Wat ‘n belewenis en aanskoulike toneel moes dit nie vir gaste en eienaars op hierdie eilandgroepe, die tiende provinsie van Kanada, naamlik Newfoundland en ook Labrador gewees het om soveel ysberge te kan waarneem nie. Sommige is so naby, mens kan bykans daaraan raak. Dis egter groot en stuur soms op rampe af.
Mens kan nie anders as om terug te dink aan skepe soos die Titanic wat met ‘n soortgelyke of selfs groter ysberg moes bots en vinnig daarna gesink het nie. Het die bemannings van al die skepe wat gesink het, geweet waarmee hul te doen het?
Om so naby so ‘n groot ysberg te wees moet ‘n ervaring wees. Hul stadige bewegings kom letterlik verby die inwoners wat ‘n paar honderd, of duisende meter of selfs kilometer van hulle beweeg. Die gedeelte word ook as die Ysbergstraat (steeg) beskou. Dit is ‘n natuurlike wit skip wat uiteindelik saam in die see verdwy, letterlik opsmelt.
One can not help but think back to ships like the Titanic that had to collide with a similar or even larger iceberg and sank quickly afterwards. Did the crews of all the ships that sank know what they were dealing with?
Being so close to such a huge iceberg must be an experience of a lifetime. Their slow movements literally pass the inhabitants or residents, who move a few hundred, or thousands of meters or even kilometers from them and their houses. The section is also considered the Iceberg Street (alley). It is a natural white ship that eventually disappears into the sea together, literally melting. Fresh waters mixed with salt waters.
Watching icebergs is a Newfoundland tradition, and Ferryland bed-and-breakfast owner Maxine Dunne can see this iceberg outside her window. She tells NPR’s David Greene that she and her husband, Charlie, have seen some pretty large icebergs over the years because they live along what is known as “iceberg alley,” for the frequency with which icebergs float by after breaking off of glaciers on Greenland or in the Canadian Arctic Archipelago.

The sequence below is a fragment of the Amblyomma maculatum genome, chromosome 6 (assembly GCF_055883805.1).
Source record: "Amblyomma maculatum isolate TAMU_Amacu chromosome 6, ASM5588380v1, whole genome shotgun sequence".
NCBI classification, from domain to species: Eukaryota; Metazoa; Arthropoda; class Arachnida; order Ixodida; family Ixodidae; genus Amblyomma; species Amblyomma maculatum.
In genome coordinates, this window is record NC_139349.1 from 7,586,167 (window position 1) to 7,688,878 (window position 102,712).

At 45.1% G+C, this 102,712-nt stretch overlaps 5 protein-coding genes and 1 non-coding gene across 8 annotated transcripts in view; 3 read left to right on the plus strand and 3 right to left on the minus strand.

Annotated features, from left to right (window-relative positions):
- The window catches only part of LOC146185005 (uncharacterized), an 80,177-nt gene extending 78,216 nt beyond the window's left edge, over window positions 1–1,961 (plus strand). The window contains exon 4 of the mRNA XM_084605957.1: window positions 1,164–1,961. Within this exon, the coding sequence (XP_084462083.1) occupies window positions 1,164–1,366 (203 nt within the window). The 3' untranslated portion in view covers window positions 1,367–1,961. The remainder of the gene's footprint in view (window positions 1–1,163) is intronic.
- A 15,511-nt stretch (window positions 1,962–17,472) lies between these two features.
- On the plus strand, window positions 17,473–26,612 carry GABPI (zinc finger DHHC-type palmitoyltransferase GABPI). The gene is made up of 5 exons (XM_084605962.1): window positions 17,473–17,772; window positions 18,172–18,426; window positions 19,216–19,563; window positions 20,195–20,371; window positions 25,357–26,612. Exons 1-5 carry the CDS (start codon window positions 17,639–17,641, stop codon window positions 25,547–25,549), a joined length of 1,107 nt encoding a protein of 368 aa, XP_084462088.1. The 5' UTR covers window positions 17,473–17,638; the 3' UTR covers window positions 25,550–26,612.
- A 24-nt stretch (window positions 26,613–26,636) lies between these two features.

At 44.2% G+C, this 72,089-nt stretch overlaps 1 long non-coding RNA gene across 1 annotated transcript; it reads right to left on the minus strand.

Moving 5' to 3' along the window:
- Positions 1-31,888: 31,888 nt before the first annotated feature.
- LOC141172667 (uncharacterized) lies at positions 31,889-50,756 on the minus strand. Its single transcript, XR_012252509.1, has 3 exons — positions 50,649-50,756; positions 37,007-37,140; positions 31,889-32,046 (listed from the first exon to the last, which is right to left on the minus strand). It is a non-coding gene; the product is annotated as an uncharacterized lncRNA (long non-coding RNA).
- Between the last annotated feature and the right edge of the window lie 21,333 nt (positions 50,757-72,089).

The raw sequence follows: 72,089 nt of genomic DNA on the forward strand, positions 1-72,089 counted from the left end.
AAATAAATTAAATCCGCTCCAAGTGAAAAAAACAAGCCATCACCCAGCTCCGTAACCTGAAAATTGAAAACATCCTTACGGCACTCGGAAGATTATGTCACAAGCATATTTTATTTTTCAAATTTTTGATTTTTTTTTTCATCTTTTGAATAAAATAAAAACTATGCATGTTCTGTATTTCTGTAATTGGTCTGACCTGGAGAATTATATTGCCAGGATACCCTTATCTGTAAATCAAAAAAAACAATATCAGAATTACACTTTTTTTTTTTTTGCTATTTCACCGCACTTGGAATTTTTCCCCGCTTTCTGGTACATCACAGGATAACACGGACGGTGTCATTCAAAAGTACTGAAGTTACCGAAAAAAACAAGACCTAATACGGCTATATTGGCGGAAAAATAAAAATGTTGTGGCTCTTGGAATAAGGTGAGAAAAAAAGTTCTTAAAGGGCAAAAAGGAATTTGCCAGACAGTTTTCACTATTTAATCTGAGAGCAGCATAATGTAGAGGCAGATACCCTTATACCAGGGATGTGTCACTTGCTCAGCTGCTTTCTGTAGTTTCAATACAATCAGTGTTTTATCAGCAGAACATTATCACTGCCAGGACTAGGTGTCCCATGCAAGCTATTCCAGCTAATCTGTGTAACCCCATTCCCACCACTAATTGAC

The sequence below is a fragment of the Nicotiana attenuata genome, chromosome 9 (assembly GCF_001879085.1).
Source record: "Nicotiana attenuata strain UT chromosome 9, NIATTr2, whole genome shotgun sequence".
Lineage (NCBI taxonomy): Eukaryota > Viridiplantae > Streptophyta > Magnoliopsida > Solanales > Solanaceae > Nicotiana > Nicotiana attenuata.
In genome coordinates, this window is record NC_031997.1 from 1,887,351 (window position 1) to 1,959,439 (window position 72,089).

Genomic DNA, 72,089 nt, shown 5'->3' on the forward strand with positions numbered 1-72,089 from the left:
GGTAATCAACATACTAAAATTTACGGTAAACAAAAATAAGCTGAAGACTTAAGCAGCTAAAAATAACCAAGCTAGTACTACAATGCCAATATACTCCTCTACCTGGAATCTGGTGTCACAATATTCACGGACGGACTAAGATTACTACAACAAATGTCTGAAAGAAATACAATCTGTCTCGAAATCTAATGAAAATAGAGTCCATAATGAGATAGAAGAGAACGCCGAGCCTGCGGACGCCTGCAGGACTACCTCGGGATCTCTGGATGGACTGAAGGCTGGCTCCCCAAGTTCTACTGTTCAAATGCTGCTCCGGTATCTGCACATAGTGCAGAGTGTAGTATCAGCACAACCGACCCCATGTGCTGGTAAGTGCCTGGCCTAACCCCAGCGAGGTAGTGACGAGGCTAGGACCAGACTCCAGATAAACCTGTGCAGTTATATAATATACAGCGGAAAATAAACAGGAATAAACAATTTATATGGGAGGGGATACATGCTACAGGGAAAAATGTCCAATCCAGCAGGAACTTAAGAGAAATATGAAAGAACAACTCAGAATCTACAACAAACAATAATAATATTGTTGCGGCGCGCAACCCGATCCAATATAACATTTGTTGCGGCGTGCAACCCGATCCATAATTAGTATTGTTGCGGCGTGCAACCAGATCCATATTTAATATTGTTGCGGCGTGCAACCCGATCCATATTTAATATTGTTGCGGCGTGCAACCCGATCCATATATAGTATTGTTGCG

“But this is I would say certainly the highest iceberg that we’ve ever seen,” she says. It’s considered a “large” iceberg, which range between 150 feet and 246 feet above water, according to Scott Weese, a senior ice forecaster with the Meteorological Service of Canada.
Charlie, a crab fisherman, estimates it’s about a half-mile from their house. In photos, the iceberg dwarfs the houses in town — and that’s just what’s visible. (Weese says it’s hard to say just how big this iceberg is under the water because of its irregular shape.)
“They have to post lookouts and they have to exhibit a lot of caution when you have a number of icebergs in the area,” Maxine says. Boats don’t want to get too close, she says. “There’s always the risk it could roll and that’s dangerous or little pieces could break off,” she says.
Weese says so far this season, which runs from October to September, there have been about 600 icebergs in the North Atlantic corridor off the Newfoundland coast. Last year there were 687 for the entire season; the year before, there were 1,165. He says it’s not clear whether this season is unusual, but in late March, strong winds pushed icebergs south.
Buitengewone foto’s van ‘n reuse ysberg. Volgens inwoners is ysberge, waarvan sommige reusagtig groot is, bykans ‘n daaglikse verskynsel wat sekere tye van die jaar verbyvaar. Die gastehuis het al heelwat inligting bekendgemaak en hul gaste kan daarvan getuig.
This iceberg drifted into Ferryland and grounded itself. We were lucky enough to have a few sunny days to get these spectacular shots.
Waar ys en water met mekaar gesels, mekaar vriendelik omhels, sodat die mensdom hulle kan geniet. Nie so ver van die Kanadese provinsie, groet Groenland ‘n mens met ‘n ysige wit skoonheid.
Greenland is a wonderful ode to nature. In our new 360° video you may find icebergs shining with all colors of white, untouched glaciers, crystal clear water and the borderless blue sky…
GREENLAND IS HUGE
(PART OF DENEMARK)
Besides the European territory of Denmark, the North-Atlantic Faroe Islands (another former colony of Denmark) and Greenland belong to Denmark, and the inhabitants are Danish citizens.
About 80% of the territory is covered by ice. Such large amounts of ice forced the lithosphere to sink, forming the terrain of Greenland. All the 250 kilometers of the coast are carved with deep and long fjords. Often they are blocked with huge icebergs.
The beauty of Greenland